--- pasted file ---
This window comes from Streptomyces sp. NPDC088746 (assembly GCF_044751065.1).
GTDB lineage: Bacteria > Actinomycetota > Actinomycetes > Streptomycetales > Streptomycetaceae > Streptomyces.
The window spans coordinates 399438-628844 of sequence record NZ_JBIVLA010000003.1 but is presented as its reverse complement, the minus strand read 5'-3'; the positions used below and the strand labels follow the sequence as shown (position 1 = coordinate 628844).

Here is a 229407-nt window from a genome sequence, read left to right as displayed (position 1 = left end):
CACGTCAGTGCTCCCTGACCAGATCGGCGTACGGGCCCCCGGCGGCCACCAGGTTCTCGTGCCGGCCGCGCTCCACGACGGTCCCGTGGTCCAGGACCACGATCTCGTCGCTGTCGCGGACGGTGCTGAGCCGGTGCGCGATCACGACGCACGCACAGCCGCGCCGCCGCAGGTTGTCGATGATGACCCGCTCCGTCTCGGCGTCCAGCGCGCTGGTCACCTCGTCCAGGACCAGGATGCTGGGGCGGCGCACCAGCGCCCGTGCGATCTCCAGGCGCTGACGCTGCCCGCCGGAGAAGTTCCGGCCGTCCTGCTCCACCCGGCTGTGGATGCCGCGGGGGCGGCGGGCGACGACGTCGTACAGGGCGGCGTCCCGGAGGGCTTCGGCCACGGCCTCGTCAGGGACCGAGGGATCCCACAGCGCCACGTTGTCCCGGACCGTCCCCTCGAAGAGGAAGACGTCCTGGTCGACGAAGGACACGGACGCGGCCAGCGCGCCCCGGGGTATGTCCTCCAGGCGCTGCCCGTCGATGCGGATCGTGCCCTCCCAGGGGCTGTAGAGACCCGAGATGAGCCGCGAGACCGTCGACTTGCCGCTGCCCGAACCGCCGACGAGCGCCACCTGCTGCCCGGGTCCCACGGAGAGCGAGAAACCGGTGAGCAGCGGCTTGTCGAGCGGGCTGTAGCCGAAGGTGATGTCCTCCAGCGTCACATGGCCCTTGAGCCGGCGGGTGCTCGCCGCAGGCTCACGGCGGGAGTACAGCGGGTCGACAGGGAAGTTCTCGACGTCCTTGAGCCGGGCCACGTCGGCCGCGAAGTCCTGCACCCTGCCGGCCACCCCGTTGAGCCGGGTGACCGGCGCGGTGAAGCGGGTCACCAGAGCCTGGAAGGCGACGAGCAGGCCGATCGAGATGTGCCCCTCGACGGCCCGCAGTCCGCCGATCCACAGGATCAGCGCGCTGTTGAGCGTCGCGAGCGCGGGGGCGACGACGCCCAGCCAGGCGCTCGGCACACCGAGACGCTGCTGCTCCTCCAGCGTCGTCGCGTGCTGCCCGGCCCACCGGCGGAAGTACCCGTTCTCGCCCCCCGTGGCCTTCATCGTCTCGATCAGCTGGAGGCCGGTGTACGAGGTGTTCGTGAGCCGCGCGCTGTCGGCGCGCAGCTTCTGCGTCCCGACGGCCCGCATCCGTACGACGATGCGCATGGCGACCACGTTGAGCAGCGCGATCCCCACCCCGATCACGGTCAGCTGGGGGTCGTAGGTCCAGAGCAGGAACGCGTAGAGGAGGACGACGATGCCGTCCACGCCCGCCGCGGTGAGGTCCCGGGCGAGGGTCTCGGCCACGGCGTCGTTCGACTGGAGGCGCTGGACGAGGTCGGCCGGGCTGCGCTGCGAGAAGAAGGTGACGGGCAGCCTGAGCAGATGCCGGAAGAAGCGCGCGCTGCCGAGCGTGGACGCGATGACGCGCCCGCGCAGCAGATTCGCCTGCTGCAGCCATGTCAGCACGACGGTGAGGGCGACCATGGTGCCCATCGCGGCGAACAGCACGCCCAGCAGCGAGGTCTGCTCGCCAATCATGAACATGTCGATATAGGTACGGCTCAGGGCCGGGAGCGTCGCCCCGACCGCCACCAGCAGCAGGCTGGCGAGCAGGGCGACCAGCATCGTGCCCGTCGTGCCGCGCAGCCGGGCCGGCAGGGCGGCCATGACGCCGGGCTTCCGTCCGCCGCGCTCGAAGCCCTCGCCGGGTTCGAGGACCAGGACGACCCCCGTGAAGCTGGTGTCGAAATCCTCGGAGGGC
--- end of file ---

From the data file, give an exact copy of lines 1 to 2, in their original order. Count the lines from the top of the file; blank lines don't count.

This window comes from Streptomyces sp. NPDC088746 (assembly GCF_044751065.1).
GTDB lineage: Bacteria > Actinomycetota > Actinomycetes > Streptomycetales > Streptomycetaceae > Streptomyces.